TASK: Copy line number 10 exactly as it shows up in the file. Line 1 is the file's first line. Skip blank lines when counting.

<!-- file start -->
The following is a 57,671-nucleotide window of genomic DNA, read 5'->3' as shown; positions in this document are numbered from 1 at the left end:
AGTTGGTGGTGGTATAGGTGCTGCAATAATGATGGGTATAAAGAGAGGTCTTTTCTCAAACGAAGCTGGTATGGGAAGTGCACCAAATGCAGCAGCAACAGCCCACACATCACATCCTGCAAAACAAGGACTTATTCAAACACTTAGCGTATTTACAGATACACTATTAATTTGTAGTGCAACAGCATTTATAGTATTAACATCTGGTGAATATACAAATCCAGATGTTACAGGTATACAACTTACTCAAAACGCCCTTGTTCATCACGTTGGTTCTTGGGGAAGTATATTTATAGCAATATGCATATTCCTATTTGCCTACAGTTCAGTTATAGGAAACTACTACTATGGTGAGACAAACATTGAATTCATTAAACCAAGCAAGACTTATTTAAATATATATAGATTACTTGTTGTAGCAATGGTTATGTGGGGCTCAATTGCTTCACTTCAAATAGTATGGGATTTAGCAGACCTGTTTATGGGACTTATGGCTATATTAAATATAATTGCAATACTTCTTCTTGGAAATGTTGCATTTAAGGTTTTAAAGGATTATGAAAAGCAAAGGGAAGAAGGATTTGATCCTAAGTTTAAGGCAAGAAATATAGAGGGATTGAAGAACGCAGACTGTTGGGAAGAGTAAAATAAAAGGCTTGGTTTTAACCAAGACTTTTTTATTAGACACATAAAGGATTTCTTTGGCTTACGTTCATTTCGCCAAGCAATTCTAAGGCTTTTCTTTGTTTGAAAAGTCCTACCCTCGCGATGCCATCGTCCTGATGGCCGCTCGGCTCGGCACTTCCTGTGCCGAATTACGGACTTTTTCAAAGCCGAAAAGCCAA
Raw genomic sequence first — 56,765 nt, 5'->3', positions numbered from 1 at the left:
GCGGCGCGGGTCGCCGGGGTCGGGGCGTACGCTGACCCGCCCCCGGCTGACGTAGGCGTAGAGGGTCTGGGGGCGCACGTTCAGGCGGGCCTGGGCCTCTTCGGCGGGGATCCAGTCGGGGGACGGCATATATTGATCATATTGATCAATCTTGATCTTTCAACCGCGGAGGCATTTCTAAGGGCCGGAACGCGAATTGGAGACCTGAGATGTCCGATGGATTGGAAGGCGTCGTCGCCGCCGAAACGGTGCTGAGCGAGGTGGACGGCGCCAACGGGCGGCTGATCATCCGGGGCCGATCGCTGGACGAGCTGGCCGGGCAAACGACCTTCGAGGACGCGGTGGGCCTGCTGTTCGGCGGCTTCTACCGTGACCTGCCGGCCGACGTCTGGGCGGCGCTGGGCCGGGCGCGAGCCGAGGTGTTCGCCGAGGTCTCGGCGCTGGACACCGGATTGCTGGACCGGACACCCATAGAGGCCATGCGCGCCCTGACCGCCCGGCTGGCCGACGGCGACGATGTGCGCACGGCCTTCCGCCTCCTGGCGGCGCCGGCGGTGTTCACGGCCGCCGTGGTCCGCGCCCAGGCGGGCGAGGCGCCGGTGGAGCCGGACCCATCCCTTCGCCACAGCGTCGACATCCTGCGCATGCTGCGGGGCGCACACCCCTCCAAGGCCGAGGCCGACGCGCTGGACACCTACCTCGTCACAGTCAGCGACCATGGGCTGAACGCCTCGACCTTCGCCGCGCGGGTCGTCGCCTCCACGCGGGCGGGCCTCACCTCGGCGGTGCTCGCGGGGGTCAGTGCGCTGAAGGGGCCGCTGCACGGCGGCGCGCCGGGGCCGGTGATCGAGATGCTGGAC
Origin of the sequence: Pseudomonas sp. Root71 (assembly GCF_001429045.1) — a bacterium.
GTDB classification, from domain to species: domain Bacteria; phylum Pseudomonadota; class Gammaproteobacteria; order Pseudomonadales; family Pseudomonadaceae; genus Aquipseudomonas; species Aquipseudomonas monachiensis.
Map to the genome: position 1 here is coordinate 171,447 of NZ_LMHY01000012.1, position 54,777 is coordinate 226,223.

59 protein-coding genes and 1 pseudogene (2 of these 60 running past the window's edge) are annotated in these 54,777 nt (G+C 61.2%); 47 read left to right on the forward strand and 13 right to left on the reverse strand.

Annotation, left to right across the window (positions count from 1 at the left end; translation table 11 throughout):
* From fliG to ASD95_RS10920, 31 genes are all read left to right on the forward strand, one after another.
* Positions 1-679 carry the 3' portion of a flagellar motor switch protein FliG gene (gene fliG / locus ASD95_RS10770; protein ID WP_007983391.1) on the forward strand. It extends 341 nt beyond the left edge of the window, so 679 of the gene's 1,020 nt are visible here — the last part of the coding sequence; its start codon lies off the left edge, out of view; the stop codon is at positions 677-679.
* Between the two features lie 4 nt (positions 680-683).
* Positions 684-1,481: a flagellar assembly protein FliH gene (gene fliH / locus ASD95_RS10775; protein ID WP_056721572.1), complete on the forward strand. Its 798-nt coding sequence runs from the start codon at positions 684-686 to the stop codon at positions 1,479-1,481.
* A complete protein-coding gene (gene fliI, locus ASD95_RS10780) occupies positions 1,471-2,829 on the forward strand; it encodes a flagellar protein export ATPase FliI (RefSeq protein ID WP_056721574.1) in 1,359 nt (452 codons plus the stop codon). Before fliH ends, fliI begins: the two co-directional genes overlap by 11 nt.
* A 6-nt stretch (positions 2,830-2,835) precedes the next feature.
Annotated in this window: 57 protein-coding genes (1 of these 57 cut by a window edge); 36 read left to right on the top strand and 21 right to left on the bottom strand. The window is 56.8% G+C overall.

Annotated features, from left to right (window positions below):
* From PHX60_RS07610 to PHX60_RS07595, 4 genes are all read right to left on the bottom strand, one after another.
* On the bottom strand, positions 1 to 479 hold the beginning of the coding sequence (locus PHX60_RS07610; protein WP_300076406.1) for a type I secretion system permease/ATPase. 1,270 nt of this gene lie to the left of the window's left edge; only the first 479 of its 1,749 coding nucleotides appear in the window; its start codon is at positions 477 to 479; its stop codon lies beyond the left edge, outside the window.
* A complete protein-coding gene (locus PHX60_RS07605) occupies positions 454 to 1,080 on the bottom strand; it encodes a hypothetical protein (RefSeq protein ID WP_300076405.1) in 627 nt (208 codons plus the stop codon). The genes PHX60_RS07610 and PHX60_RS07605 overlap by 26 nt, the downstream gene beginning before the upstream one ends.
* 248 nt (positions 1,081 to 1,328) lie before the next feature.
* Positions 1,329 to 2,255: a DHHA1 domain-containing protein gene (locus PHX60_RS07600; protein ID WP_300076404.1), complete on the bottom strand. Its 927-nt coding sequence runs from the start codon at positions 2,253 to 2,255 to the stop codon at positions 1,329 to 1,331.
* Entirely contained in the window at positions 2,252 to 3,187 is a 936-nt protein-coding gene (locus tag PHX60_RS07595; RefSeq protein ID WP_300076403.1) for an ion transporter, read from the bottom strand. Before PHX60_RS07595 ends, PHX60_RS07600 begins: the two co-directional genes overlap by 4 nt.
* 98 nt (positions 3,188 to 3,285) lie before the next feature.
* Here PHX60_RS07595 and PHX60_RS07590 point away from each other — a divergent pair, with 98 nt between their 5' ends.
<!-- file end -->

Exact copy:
* From fliG to ASD95_RS10920, 31 genes are all read left to right on the forward strand, one after another.